Season one of Gossip Girl was scandalous for a number of reasons, not least of which was its ad campaign. More than just highlighting bored prep school kids with bank accounts and sex drives that needn’t be hemmed in by parental lecturing, episode one wasted no time in delving right into the issue of rape. And who better to play the part of predator than lothario and cad Chuck Bass (Ed Westwick) himself? Except, well, the show didn’t really make too much of an issue of it. When Chuck gets all aroused amid Serena’s (Blake Lively) sadness over being ostracized by high society, he “does her the courtesy” of giving her a grilled cheese sandwich from his hotel’s kitchen. Leering at her as she enjoys that hint of truffle oil (this is the Empire, for fuck’s sake–no plebe sandwiches here), Serena ends up having to shove him off of her after he suggests, “If you’re looking for a way to thank me, I’ve got a couple ideas.”
The fresh allegations amid an endless heap of sexual assault cases coming to light in Hollywood have further accented just how normalized predatory behavior has been not just since the dawn of the casting couch, but on many shows of the WB/CW’s golden era, Gossip Girl being the most glaring example. For the pilot that establishes the tone of the entire narrative sees fit to shrug off Chuck’s lust for rape as mere “antics.”
In Kristina Cohen’s graphic description of her rape at Westwick’s Hollywood home in February of 2014 (maybe he needed to take his rage out on someone for his fledgling career post-Gossip Girl finale in 2012), she rehashes, “I was woken up abruptly by Ed on top of me, his fingers entering my body. I told him to stop, but he was strong. I fought him off as hard as I could but he grabbed my face in his hands, shaking me, telling me he wanted to f— me. I was paralyzed, terrified. I couldn’t speak, I could no longer move. He held me down and raped me.”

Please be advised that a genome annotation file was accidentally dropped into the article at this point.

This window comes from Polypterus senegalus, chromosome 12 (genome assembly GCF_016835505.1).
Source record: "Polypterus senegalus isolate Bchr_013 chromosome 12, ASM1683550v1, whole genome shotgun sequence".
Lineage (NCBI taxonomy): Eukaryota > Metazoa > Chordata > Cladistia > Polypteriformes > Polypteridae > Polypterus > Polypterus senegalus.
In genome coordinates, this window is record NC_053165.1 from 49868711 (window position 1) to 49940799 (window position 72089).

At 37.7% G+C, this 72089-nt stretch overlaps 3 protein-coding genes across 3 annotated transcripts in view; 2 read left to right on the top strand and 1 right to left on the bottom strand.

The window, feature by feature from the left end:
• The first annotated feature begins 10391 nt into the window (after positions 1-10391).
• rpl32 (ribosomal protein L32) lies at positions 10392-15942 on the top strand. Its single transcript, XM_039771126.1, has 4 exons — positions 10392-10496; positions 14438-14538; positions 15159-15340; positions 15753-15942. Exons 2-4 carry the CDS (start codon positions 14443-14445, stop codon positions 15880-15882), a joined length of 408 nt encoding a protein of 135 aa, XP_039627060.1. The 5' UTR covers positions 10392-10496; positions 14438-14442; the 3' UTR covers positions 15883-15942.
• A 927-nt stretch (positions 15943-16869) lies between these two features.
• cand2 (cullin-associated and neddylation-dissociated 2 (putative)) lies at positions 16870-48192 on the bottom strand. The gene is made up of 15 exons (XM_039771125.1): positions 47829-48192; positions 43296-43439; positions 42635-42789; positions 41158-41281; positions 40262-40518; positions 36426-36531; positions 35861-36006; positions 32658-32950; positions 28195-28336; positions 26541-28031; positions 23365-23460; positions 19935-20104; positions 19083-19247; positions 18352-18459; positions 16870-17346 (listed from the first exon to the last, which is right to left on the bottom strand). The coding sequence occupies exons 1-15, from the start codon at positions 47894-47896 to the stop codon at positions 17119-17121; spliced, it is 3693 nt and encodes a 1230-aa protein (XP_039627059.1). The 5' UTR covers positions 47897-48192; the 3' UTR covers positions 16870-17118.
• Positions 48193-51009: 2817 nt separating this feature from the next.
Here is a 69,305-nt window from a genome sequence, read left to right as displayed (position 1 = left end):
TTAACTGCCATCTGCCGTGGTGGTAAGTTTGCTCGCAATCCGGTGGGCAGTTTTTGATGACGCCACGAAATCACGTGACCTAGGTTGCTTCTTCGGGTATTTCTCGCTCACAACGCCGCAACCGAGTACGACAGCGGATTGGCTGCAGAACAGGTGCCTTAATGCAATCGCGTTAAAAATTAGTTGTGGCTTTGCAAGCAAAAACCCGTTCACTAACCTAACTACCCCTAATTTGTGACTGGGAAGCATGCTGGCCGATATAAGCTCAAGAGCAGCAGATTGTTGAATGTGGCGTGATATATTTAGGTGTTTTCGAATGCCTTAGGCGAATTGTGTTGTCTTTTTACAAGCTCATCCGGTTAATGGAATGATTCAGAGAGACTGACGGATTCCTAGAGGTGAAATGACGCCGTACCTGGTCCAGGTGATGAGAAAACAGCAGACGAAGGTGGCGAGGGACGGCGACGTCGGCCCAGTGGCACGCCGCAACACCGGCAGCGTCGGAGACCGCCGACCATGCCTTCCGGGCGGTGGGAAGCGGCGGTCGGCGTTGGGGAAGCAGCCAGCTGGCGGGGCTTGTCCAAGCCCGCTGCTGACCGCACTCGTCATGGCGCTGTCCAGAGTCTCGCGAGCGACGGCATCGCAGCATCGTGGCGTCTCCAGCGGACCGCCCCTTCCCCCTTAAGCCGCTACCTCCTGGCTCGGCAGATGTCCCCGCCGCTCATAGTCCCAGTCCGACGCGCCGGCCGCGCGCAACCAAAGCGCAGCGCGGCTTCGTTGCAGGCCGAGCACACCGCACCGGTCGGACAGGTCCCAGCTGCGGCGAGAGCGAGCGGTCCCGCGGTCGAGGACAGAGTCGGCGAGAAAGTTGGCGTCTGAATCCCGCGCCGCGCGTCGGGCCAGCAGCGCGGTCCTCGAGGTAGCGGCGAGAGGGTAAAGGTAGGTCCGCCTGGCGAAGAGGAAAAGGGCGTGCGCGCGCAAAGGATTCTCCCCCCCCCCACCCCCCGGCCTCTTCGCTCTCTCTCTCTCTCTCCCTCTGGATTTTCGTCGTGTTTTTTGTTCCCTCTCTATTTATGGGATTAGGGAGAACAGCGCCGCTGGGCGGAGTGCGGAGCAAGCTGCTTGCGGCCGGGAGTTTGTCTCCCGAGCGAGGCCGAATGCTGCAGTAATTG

In the typical knee-jerk reaction of denial that most men have been flimsily “retaliating” with, Westwick responded, “I do not know this woman. I have never forced myself in any manner, on any woman. I certainly have never committed rape.” Just because Kristina Cohen has only been in a handful of middling series (one unfortunately named A Girl’s Guide to Blacking Out) and TV movies doesn’t mean Westwick can claim the Mariah Carey “I don’t know her” defense. And if the authenticity of his concluding act of sexual assault in the very same episode of Gossip Girl in which he also tries to have his way with Jenny Humphrey (Taylor Momsen) is an indication, it should only be a matter of time before he goes the way of James Toback, Kevin Spacey, Harvey Weinstein, Brett Ratner et. al.
“Will C end up with a new victim?” Gossip Girl narrates–a fact made all the more horrifying when we retrospectively realize that Jenny’s own brother, Dan (Penn Badgley), is the one detailing the scene, as though equally as nonchalant and unfazed by his sister being attacked. When Dan and Serena rescue Jenny from the rooftop of rape, Chuck dismisses any sense of shame by insisting, “It’s a party, things happen,” as though we should all go about our business and except violation as par for the course of female existence. But this isn’t the early aughts any longer, and the majority of women aren’t going to stand for stepping aside quietly after a ravaging of their body has occurred. In short, if there was a Gossip Girl movie, Blair would be filing for divorce right now.